So the first thing you need to do is create scenarios you want to test. For example if the website has a sign up feature your scenario could be, “Please show me how you would obtain a subscription or account to this site.” You want to be very careful to not include hints. Notice I didn’t say “Please show me how you would sign up,” because if we have a button that says sign up, they’re just going to guess, but most of the time, the task they want to accomplish is a concept or idea.

Visualize the Site

When sketching your ideas for a website you should create “panels” or pages that your users can navigate through. Going back to my sketched example, I created a panel where if the user tapped the search bar I would tell them to write in their search (yes, right on my paper). Most of the time, their next action was to hit the “go” button. Then, I would then remove that paper from them, and place another one in front of them with the search results. I had to be prepared if they were the fringe user that when given the scenario to “Find a book and check it out,” that would first look in a seemingly unrelated tab like “find” or “about.” This is also an important idea, put a lot of thought into labels and how things are phrased.


Vital to the success of your project is designing surveys for the people you’re testing to take after they’re done. Keep it short, but informative; informative for you, so ask good questions. Most people are much more comfortable writing down criticisms, or what they consider criticism, than saying it directly to someone. If you don’t have a survey you might get a lot of responses like “it was good,” or “I can’t think of anything to improve.” You might still get that with a survey, but at least you know it’s not because they didn’t have an opportunity to write down what they were really thinking.

Data Analysis

After usability testing and a stack of survey responses from the participants, I find it helpful to quantify the results. The designer in me does this through visualization, like graphs, but do whatever is most comfortable and helpful for you to digest all your data.

Once you have the data in a digestible format it’s time to start making tweaks. Take the data and identify the weak places in your design, and strengthen them. For example, if a scenario revealed that “click now!” seemed to have a negative connotation to your user, then a great approach would be to come up with 3-4 alternatives and pound the pavement again. Find out which of those alternatives people prefer, and give them an opportunity to suggestion their own option, if they want.

All these surveys and interviews seem like a lot of work, and they are! Don’t kid yourself. That’s why a lot of companies don’t have the dough to spend on Usability Experts, because it takes a lot of time, money and resources. However, if you’re able to do usability testing it can pay off big time. Let’s think on that for a brief moment. If you do things quickly and rush development, you end up with bug and usability fixes after launch anyway. It’s all about taking the time necessary to do something right, that doesn’t mean you won’t still end up with problems after launch, but you’ll have a lot more data to back up the design than simply aesthetic.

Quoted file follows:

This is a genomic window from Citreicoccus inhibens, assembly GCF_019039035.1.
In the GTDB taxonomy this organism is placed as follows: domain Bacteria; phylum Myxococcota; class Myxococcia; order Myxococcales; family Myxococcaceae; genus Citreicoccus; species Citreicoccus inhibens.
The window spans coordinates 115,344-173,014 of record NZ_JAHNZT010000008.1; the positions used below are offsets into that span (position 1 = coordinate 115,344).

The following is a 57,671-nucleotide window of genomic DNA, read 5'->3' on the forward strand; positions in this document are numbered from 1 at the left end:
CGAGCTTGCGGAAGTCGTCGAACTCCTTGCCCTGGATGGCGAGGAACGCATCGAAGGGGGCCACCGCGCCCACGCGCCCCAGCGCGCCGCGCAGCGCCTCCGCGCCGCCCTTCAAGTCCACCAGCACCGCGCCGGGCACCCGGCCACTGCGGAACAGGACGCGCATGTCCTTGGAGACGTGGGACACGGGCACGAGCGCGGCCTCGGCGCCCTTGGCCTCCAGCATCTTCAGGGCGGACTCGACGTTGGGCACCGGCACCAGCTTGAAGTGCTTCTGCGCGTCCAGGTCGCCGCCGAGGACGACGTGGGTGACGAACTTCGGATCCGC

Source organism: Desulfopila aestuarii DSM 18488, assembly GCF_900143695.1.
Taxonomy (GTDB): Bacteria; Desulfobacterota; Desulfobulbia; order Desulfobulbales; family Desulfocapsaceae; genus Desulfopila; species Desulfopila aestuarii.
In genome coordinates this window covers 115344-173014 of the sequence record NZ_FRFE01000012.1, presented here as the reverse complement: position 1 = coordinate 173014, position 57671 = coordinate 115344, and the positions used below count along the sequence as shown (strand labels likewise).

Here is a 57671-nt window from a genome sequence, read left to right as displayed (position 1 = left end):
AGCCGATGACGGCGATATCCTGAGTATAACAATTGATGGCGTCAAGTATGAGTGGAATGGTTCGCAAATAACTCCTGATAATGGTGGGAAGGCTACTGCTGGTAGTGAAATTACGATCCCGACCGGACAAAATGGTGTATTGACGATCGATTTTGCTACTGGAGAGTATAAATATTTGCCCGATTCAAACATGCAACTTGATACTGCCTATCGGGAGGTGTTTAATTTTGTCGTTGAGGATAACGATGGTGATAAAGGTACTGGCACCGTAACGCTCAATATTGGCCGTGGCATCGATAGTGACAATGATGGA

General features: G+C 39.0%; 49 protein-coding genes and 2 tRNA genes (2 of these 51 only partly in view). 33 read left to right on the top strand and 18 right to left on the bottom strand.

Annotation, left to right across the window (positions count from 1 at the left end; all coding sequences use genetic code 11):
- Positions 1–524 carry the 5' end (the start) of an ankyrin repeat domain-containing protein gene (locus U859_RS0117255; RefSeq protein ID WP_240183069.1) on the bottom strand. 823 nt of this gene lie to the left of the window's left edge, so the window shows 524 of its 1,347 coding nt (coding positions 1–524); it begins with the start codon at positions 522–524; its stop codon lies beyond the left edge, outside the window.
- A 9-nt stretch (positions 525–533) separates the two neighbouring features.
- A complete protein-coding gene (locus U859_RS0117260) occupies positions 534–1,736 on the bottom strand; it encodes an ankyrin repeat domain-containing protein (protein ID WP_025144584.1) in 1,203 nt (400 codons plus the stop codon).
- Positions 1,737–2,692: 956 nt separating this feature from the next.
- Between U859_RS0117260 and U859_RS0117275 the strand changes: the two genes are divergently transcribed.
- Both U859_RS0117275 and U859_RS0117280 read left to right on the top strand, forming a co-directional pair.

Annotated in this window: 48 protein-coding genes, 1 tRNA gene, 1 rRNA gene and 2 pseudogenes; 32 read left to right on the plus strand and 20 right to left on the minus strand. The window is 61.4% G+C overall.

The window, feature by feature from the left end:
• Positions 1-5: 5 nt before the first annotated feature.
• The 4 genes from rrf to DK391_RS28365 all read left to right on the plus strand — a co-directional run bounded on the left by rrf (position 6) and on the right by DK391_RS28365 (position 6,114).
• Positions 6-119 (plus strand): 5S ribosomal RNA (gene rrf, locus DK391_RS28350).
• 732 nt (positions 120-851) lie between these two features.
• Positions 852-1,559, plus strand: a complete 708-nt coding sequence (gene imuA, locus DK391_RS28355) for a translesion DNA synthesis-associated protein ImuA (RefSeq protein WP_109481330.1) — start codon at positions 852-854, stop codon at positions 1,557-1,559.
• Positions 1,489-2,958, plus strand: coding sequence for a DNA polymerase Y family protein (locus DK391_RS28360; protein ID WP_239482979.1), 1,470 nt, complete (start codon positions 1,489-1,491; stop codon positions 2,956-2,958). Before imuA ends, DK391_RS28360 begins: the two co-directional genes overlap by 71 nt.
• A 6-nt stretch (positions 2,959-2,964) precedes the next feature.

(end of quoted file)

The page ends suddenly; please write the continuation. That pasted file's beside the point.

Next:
The analysis of usability has always been one of my favorite parts about designing for web. There is just something so honest about the feedback you receive. When you’re doing a test watch their body language and take notes. Do they wrinkle their forehead at anything, or scratch their head? Do they hesitate at all? Where? These are all very important things to watch, because if their feedback is a little lean, you have some notes that can point you in a better direction. Especially if most of your users hesitated at the same point in the scenario, but didn’t mention it in their feedback.

Revise and Repeat

Designing for web can be a little bit of a challenge, but I think it’s a lot of fun. This refining process really helps you get the purest, simplest design. It’s a lot better than trying to sit at your sketchbook wondering what will connect with your users. You could even ask them for some of their favorite websites that they find easy to learn, and get them to gush about it a little. Does your design have the same qualities? If not, you can collect feedback from all sorts of places and revise your design, then of course, sketch up some more panels and do it all over again.


It’s great to have good instincts about what your users want or need, but getting out and actually discovering that for yourself is pretty valuable. It will inform your design and make for a much more positive designing and building experience. Having a strong design that you can justify every step of the way is going to be a lot more effective than making decisions purely based on design principles. Now don’t misunderstand, design principles are important, but its much better to have a smart, intuitive design than an attractive, minimal one that has poor learn-ability and usability.

What are some of your favorite parts of the usability process? Did I leave anything out you would want to mention? Leave your responses in the comments, and I’ll take a look.